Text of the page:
Polypyrimidine Tract Binding Protein Regulates IRES-Mediated Gene Expression during Apoptosis

Bushell M, Stoneley M, Kong YW, Hamilton TL, Spriggs KA, Dobbyn HC, Qin X, Sarnow P, Willis AE
Source: Mol Cell
Publication Date: (2006)
Issue: 23(3): 401-12
Research Area:
Cancer Research/Cell Biology
Cells used in publication:
Species: human
Tissue Origin: breast
Nucleofectorâ„¢ I/II/2b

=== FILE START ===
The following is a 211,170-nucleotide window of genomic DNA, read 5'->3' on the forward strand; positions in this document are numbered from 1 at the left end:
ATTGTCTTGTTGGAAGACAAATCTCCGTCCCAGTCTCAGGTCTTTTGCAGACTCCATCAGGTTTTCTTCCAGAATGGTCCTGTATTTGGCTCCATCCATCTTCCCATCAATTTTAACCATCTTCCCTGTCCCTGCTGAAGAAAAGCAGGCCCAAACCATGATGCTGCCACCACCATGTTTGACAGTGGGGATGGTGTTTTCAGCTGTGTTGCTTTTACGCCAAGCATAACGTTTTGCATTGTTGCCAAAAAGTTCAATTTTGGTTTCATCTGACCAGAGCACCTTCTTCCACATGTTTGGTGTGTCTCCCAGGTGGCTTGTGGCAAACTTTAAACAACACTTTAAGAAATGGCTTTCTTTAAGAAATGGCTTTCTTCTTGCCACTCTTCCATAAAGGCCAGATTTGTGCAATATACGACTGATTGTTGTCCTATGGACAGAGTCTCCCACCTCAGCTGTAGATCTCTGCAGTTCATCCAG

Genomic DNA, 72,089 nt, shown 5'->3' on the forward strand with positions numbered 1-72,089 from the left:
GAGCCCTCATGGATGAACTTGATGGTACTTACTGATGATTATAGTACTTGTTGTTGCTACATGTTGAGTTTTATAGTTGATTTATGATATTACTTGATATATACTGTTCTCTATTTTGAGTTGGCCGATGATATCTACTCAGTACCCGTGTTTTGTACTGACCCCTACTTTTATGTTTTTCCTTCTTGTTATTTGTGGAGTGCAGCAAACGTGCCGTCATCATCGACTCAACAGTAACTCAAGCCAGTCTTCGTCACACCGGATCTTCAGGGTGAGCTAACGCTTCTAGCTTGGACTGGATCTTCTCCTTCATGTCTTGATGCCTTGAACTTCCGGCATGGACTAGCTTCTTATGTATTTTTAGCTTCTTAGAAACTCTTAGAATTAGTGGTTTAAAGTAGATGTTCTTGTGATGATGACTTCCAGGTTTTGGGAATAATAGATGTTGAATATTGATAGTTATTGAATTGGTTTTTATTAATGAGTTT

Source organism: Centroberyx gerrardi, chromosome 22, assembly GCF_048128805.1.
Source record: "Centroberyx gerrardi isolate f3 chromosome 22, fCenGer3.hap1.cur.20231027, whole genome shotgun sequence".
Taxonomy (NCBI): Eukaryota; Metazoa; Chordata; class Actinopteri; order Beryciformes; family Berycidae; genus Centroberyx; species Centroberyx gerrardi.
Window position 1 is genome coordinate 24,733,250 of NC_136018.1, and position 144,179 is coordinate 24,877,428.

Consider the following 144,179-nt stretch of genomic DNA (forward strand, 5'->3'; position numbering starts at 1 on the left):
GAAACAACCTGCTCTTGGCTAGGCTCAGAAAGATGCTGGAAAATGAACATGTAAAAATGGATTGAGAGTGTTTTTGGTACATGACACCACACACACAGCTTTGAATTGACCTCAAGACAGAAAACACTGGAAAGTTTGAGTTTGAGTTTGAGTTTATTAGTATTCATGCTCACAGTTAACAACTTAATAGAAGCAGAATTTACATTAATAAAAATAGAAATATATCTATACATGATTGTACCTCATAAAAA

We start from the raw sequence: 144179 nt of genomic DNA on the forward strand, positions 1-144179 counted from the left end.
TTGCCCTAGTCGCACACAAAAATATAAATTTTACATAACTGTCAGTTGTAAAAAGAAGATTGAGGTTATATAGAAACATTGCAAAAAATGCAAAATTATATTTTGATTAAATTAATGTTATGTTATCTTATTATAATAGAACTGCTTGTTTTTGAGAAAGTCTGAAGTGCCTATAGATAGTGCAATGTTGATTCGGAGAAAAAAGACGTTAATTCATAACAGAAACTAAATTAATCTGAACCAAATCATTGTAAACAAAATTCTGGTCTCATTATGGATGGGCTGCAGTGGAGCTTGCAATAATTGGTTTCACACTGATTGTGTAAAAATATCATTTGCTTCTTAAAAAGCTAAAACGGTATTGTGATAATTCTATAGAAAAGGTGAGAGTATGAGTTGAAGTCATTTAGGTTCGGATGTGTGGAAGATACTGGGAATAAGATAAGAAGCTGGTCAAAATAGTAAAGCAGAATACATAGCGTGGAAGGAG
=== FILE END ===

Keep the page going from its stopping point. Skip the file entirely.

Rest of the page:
During apoptosis there is a substantial reduction in the rate of protein synthesis, and yet some mRNAs avoid this translational inhibition. To determine the impact that receptor-mediated cell death has on the translational efficiency of a large number of mRNAs, translational profiling was performed on MCF7 cells treated with the apoptosis-inducing ligand TRAIL. Our data indicate that approximately 3% of mRNAs remain associated with the polysomes in apoptotic cells, and genes that are involved in transcription, chromatin modification/remodeling, and the Notch signaling pathway are particularly prevalent among the mRNAs that evade translational inhibition. Internal ribosome entry segments (IRESs) were identified in several of the mRNAs that remained associated with the polysomes during apoptosis, and, importantly, these IRESs functioned efficiently in apoptotic cells. Finally, the data showed that polypyrimidine tract binding protein (PTB, a known IRES trans-acting factor or ITAF) is pivotal in regulating the apoptotic process by controlling IRES function.